Information Technologies and Software Developers Meet at Istanbul Kültür University
IEEE Istanbul Kültür University Computer Society Chapter
Chair—Halil İbrahim Korkmaz
Imagine that a community of scientists and engineers who give direction to the world of technology has its foundations in the great scientists of the 1880s, Alexander Graham Bell and Thomas Edison.
IEEE and the IEEE Computer Society are just such a community.
The community’s representative in Turkey, IEEE Computer Society Turkey Chapter, awarded IEEE Istanbul Kültür University Student Branch Chapter the right to host the country’s largest event, “IEEE Turkey Computer Society Congress—CSCON.”
The conference took place 2-4 March on the Atakoy campus of Istanbul Kültür University with the theme “Innovation, Inspiration, Collaboration,” and aimed at providing information to students interested in the information and software sector.
A total of 1526 people attended the conference, including university, high school and primary school students and professionals from academia and industry. Participants enjoyed presentations and discussions on artificial intelligence, smart cities, the digital transformation, quantum computers, cyber security and industrial software development. The participants were also able to take part in training on artificial intelligence, machine learning, deep learning with Keras, data mining, big data and Hadoop, reverse engineering, and web development with PHP, among others.
Distinguished Visitor, Seifedine Kadry, professor with Beirut Arab University in Lebanon, presented “Smart Learning in Smart Cities.” Dr. Kadry explained that smart cities are urban intelligent cities where digital technologies are embedded in the city’s services and functions. Smart cities are composed of a smart economy, smart mobility, a smart environment, smart people, smart living and smart governance.
An important element of smart cities, smart learning is a technology-enhanced method of knowledge acquisition that is capable of advising learners and educators, not only on current educational needs and requirements, but also on next steps for learners, based on individualized analytics.
Dr. Kadry further pointed out that the key to successful smart learning is the integration of both quantitative and qualitative methods, and an element of openness in the learning management system, which would enable researchers and educators to adapt the analytics, monitoring and predictions in the face of new information.
Throughout the conference there was a great deal of interest in artificial intelligence.
Dr. Şeyda Ertekin, assistant professor at Middle East Technical University, provided several examples that emphasized the importance of artificial intelligence, explaining that “Manhattan, in the United States, has a lot of explosions in the electrical system. The extensive use of cables in the city’s electrical grid makes it more difficult to solve the issue. The cables equal the length of three and a half times the circumference of the equator, as the total lengths are very large. The same cables continue to be used in the city that were used in the time of Edison. Machine learning and artificial intelligence methods are actively being used to solve these problems. In this way, the locations where explosions will occur or where the cables will be disconnected are determined in advance. In the future, artificial intelligence will pervade all areas of our lives.”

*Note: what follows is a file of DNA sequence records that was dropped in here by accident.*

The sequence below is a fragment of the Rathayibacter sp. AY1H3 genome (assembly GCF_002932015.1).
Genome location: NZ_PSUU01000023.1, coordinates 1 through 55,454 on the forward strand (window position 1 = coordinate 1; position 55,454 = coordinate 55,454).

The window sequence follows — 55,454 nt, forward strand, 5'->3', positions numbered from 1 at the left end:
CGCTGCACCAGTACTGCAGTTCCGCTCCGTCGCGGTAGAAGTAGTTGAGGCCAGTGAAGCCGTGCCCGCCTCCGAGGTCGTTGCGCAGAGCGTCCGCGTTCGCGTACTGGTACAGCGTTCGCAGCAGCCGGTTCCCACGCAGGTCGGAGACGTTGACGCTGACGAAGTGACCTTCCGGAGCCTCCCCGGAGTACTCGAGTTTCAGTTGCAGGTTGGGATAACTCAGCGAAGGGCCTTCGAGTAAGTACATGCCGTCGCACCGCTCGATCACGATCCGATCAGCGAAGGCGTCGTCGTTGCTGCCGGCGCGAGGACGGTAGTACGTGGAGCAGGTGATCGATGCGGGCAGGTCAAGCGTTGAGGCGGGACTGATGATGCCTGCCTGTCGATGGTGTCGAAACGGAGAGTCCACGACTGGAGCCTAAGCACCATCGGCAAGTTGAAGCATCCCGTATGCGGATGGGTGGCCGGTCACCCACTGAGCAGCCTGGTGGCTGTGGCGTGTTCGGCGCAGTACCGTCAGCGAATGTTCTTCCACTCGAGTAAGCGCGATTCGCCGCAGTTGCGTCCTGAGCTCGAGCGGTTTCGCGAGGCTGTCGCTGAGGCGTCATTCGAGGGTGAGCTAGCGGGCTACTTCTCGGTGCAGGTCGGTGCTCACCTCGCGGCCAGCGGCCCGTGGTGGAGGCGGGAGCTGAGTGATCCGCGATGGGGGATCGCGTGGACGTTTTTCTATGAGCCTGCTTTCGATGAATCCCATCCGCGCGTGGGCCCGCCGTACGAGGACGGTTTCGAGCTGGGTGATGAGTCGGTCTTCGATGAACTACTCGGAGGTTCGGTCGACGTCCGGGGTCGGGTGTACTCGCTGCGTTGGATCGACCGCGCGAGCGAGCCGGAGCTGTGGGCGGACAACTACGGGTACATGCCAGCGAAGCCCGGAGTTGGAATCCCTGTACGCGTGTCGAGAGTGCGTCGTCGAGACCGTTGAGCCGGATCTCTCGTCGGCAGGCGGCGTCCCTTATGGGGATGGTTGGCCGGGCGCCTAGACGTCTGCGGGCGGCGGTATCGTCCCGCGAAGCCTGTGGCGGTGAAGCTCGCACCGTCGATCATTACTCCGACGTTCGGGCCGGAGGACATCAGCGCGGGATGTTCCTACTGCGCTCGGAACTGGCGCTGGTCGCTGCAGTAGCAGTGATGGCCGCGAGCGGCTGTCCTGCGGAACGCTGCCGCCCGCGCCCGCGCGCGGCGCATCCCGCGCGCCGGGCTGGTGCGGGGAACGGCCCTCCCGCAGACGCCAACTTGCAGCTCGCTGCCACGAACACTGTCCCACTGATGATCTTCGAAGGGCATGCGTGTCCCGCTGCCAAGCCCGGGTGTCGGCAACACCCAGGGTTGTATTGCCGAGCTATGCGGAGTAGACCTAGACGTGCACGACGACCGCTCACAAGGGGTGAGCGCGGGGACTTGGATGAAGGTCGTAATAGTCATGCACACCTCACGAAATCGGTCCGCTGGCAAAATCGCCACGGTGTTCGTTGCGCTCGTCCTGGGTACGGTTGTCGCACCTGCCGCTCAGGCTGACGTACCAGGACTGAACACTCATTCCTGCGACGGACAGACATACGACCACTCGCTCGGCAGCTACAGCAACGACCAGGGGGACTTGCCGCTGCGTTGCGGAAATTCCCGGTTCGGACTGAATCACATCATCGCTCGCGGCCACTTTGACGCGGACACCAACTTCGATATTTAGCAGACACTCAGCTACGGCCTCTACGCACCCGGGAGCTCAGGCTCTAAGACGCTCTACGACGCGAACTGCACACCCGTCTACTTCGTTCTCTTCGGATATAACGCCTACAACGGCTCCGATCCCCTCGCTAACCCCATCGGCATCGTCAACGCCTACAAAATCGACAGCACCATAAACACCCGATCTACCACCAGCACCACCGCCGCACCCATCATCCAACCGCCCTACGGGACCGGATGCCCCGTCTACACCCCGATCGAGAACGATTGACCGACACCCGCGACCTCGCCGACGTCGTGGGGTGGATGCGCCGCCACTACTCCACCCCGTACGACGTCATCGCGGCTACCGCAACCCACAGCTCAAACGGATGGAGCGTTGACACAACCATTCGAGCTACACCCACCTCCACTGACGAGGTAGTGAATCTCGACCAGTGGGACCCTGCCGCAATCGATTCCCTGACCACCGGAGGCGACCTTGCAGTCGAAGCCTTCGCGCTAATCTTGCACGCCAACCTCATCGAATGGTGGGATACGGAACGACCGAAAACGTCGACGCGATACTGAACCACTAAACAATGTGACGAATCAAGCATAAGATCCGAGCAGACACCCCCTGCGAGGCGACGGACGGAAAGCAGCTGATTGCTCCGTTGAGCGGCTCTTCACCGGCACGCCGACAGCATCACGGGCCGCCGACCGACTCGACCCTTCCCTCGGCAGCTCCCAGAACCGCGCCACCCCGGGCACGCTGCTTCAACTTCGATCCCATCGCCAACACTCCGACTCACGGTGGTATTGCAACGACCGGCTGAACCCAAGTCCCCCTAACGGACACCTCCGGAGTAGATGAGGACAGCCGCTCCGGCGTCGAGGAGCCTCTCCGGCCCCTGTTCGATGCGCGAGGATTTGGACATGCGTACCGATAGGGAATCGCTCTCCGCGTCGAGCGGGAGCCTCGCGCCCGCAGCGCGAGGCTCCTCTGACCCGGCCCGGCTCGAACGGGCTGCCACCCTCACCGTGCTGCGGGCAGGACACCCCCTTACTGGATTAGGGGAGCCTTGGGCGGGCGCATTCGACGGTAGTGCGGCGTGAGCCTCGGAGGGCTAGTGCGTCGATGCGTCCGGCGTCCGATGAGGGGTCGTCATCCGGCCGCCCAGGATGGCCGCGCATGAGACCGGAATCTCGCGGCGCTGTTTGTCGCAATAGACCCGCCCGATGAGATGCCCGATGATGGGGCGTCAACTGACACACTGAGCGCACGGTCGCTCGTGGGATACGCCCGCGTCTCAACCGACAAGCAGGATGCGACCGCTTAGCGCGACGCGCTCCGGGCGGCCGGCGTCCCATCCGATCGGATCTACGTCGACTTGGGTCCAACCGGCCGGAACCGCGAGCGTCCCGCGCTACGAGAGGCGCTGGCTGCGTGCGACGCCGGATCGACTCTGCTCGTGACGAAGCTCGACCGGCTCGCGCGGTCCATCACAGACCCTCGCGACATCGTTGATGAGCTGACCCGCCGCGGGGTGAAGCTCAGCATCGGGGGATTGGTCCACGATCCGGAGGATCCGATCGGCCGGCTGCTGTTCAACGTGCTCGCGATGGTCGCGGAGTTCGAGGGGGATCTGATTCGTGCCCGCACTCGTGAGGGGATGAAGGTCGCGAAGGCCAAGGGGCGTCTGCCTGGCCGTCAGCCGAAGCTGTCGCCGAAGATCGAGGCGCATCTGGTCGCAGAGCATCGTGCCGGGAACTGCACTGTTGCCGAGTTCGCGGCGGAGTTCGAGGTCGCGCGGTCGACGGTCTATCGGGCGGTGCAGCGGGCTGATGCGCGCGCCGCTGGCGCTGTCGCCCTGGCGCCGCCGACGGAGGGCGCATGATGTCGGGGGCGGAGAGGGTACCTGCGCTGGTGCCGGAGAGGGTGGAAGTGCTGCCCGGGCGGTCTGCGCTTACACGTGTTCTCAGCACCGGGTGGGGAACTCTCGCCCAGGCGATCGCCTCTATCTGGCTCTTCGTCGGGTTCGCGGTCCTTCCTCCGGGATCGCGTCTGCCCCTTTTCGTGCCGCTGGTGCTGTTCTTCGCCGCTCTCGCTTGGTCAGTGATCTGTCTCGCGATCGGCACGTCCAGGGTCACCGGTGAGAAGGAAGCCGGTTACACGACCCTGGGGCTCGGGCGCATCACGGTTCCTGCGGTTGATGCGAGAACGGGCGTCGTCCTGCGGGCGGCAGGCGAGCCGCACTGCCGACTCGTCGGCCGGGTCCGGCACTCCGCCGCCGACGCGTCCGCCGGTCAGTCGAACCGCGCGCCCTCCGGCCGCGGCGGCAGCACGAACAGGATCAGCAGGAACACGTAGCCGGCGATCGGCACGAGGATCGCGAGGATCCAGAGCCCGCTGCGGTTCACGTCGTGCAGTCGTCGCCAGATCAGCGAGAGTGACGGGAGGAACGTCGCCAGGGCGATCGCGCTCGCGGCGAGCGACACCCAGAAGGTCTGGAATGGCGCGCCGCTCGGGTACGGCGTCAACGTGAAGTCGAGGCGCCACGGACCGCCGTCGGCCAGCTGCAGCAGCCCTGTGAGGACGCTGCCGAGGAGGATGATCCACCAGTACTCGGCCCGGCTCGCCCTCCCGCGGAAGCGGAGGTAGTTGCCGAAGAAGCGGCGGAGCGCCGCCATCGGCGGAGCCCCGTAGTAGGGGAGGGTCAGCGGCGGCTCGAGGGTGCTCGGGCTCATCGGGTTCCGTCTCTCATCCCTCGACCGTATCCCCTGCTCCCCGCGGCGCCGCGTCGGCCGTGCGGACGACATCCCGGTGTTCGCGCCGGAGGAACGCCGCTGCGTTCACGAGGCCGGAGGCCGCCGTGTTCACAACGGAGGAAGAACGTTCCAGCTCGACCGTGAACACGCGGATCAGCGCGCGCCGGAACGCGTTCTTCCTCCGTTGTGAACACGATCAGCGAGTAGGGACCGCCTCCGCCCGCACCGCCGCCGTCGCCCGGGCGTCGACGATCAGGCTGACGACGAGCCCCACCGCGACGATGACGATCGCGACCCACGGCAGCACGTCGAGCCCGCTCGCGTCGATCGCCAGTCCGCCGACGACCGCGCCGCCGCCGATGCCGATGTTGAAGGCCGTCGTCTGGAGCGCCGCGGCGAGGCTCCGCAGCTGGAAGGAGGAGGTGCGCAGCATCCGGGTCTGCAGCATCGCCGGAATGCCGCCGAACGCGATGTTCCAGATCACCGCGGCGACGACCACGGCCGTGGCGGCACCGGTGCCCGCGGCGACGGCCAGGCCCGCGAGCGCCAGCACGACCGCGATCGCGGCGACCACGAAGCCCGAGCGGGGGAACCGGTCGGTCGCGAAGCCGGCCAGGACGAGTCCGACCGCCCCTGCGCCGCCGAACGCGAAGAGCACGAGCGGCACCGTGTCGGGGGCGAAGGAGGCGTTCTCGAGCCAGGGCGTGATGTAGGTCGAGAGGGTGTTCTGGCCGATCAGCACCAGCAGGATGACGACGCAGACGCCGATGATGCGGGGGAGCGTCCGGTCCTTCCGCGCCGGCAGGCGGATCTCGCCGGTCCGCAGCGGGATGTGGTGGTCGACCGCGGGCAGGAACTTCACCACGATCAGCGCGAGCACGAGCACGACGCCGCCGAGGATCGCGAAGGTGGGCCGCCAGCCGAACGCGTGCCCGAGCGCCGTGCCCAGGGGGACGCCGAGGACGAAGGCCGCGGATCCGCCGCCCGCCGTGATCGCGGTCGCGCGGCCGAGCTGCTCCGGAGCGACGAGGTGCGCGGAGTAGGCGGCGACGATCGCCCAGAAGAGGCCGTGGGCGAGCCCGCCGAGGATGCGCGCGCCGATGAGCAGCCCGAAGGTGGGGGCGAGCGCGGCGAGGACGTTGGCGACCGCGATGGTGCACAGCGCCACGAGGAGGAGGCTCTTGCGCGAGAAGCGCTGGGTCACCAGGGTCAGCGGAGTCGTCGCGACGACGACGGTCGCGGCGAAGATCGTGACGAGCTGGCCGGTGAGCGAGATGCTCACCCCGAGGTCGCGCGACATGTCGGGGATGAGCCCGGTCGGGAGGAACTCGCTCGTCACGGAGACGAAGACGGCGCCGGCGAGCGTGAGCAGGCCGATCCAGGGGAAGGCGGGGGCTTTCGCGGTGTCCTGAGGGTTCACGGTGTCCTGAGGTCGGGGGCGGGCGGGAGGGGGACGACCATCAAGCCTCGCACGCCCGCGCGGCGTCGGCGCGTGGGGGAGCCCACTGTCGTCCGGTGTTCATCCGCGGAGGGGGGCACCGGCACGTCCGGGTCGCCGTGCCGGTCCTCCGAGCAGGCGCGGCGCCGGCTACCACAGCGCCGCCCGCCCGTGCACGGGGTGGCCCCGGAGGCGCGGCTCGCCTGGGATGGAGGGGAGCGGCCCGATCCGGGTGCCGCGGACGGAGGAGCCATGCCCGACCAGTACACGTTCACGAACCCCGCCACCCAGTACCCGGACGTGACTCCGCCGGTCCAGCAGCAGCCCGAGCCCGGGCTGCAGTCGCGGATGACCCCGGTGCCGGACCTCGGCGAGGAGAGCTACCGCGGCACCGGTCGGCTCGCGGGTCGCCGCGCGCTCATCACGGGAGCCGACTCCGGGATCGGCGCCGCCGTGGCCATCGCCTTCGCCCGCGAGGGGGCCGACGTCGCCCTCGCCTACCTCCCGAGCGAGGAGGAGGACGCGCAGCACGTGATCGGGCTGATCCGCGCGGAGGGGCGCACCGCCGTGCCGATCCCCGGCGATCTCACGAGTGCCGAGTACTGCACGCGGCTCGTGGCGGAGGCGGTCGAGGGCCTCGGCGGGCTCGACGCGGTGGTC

Following her 1 ½ hour session on the subject, Dr. Ertekin also responded to students’ questions on artificial intelligence.
Training a New Generation
The second and third days of the conference, consisted of training students on a wide variety of topics. As Accenture Turkey Industry X.0 director, Nesrin Kecik, noted at the conference that the training supported the participants’ ability to “be part of the digital transformation.”
Mert Mestanli, who participated in “Data Mining” training organized by associate professor, Dr. Şadi Evren Şeker, said, “It is a unique opportunity for us to study for two days with an instructor followed by many students who take an interest in computer science and engineering in our country and in the world.”
The conference offered training not only to university students and professionals, but also to the generation just now forming their understanding of computer technologies. The “Hour of Code” training provided knowledge of coding to primary school students and participated with the goal of supporting the youth’s development of coding and algorithm creation skills. It also supplied an environment where future generations of IEEE Computer Society members could gain a better understanding of the field and its importance for society.
The privilege of hosting CSCON will be handed to a new group in 2019. To prepare the way for their successors, the volunteer organizers conducted a survey of attendees to understand what worked and what needed improvement. One respondent, an English teacher at an Anatolian high school, stated, “I have always wanted to study computers and software. Although I chose a different department, there was always a place in my heart for the field. I am very happy that I was able to participate in such an important event.”
Student Branch Chapter Chairs conducting similar events can contact Halil Ibrahim Korkmaz at email@example.com for insight and recommendations.
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